The veterans, campaigning over Gulf War syndrome, believe they are being harassed as "subversives" by officials because of their attempts to find out what happened to them in the war.
One of those who has been targeted is Angus Parker, who served as a technician for a secret Gulf unit working for scientists from Porton Down, the chemical defence establishment in Wiltshire.
Mr Parker, who is now showing the symptoms of Gulf War syndrome, tipped off the Commons Defence Select Committee about the work of his unit.
Soon afterwards, he visited London to be assessed by Army doctors. As he left the Henry VIII hotel, Bayswater, on the morning of 5 February, he was followed into a nearby cafe by a man in a suit.
The man, who knew Mr Parker was going for a medical, asked the veteran whether he intended to make any more information public, and refused to identify himself.
An argument ensued and the interrogator left. Then 10 days later, he reappeared, following Mr Parker outside his home in Newcastle-upon-Tyne.
Mr Parker, who suffers from respiratory problems, unsuccessfully tried to chase the man, who had a military-style haircut and a southern accent.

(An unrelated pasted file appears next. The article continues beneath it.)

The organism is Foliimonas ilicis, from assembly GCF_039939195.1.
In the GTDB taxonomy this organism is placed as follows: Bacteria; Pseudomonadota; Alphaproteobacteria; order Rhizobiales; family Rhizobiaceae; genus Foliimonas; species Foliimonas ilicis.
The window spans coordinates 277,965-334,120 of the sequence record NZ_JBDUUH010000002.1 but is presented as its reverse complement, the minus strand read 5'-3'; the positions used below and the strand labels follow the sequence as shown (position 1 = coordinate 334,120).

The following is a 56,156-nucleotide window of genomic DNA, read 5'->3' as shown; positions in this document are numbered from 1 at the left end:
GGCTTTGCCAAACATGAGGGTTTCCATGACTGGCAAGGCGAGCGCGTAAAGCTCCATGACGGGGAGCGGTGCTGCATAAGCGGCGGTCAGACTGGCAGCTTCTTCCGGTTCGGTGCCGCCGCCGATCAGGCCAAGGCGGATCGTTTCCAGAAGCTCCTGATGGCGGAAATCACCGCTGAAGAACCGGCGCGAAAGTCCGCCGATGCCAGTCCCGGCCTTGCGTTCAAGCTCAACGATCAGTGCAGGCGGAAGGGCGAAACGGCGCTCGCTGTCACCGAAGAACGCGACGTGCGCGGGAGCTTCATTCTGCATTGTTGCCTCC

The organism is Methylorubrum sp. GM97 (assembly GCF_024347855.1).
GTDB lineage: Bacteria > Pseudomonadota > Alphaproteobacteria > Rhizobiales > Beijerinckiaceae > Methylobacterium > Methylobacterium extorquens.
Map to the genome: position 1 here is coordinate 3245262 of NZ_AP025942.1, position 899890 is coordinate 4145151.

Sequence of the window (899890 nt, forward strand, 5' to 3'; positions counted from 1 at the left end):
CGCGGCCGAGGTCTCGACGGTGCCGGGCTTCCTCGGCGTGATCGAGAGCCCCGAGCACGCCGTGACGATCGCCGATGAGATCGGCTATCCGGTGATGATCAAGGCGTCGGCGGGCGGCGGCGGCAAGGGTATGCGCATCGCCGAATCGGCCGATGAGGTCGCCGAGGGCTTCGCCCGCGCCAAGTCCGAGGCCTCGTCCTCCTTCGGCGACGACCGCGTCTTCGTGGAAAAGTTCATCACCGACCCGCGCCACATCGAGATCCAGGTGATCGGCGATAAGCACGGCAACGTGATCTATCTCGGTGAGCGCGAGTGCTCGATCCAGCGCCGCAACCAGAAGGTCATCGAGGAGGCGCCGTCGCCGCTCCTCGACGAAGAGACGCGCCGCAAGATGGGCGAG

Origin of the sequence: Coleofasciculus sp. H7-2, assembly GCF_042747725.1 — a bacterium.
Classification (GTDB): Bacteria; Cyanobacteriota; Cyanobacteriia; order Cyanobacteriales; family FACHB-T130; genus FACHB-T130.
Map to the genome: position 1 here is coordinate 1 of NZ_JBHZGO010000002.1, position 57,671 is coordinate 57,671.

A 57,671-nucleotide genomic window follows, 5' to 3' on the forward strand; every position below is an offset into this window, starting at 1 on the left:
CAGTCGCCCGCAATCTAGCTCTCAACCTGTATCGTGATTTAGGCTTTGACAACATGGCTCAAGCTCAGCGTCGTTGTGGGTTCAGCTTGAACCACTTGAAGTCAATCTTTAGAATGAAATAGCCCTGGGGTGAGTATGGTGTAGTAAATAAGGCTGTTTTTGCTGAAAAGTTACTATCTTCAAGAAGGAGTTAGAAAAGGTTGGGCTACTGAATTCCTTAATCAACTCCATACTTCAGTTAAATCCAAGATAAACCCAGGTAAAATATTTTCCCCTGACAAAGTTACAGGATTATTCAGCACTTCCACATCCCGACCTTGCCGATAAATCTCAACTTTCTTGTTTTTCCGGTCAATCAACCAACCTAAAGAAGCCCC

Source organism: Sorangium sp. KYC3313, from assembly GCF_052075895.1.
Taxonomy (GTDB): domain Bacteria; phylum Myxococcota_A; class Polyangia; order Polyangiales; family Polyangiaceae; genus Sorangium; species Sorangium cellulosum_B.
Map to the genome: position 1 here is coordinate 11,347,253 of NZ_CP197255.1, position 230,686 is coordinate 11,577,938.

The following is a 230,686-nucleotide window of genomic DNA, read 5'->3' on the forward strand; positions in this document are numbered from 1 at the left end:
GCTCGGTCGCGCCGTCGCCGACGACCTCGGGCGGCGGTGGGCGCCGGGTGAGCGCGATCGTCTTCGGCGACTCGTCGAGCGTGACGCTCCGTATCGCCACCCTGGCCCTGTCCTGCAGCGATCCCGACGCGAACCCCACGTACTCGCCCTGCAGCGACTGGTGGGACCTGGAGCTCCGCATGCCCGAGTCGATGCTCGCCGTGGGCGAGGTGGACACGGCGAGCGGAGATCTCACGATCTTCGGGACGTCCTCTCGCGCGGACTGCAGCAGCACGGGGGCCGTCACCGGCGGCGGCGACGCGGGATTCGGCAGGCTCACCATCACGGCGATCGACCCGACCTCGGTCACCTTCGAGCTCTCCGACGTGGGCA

Earl Howe has agreed to meet Mr Parker at Westminster today, when the matter will be discussed along with other grievances regarding Gulf War syndrome. "We are seeking medical recognition of our condition and we are being tarred with the same brush as subversives," said Mr Parker. "We are fine upstanding members of society, willing to fight and die for our country, and look what is happening to us."
Dr David Clark, Labour's defence spokesman, said: "I am alarmed that the Gulf vets are being harassed in such a frightening manner. It appears that the Government are trying to hide something even now. Instead of harassing these people, the Government ought to help them find out what's wrong with them."
Dr Clark has also been given details of the alleged harassment of a former Army private from North Wales. The man claims that he was threatened by a group of men who would not identify themselves but knew of his campaign for compensation for sick Gulf troops.Reuse content